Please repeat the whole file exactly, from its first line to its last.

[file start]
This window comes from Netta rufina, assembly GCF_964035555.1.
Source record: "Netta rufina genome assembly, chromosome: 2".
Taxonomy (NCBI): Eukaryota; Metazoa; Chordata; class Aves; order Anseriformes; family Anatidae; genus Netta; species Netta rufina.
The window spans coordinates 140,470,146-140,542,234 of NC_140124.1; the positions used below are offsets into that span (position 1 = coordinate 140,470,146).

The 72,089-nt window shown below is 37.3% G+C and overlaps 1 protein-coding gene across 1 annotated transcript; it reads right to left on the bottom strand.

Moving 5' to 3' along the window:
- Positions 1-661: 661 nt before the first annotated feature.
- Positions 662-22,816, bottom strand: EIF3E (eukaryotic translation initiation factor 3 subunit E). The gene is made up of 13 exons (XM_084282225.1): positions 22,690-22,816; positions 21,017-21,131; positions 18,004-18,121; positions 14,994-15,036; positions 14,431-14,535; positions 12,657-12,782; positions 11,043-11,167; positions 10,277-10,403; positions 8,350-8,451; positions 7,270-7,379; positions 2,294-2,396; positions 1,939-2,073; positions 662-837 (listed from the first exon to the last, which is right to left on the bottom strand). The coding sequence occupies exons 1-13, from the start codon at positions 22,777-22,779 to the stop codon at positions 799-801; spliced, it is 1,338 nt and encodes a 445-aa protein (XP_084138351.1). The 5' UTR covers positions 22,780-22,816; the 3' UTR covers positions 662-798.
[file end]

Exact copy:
This window comes from Netta rufina, assembly GCF_964035555.1.
Source record: "Netta rufina genome assembly, chromosome: 2".
Taxonomy (NCBI): Eukaryota; Metazoa; Chordata; class Aves; order Anseriformes; family Anatidae; genus Netta; species Netta rufina.
The window spans coordinates 140,470,146-140,542,234 of NC_140124.1; the positions used below are offsets into that span (position 1 = coordinate 140,470,146).

The 72,089-nt window shown below is 37.3% G+C and overlaps 1 protein-coding gene across 1 annotated transcript; it reads right to left on the bottom strand.

Moving 5' to 3' along the window:
- Positions 1-661: 661 nt before the first annotated feature.
- Positions 662-22,816, bottom strand: EIF3E (eukaryotic translation initiation factor 3 subunit E). The gene is made up of 13 exons (XM_084282225.1): positions 22,690-22,816; positions 21,017-21,131; positions 18,004-18,121; positions 14,994-15,036; positions 14,431-14,535; positions 12,657-12,782; positions 11,043-11,167; positions 10,277-10,403; positions 8,350-8,451; positions 7,270-7,379; positions 2,294-2,396; positions 1,939-2,073; positions 662-837 (listed from the first exon to the last, which is right to left on the bottom strand). The coding sequence occupies exons 1-13, from the start codon at positions 22,777-22,779 to the stop codon at positions 799-801; spliced, it is 1,338 nt and encodes a 445-aa protein (XP_084138351.1). The 5' UTR covers positions 22,780-22,816; the 3' UTR covers positions 662-798.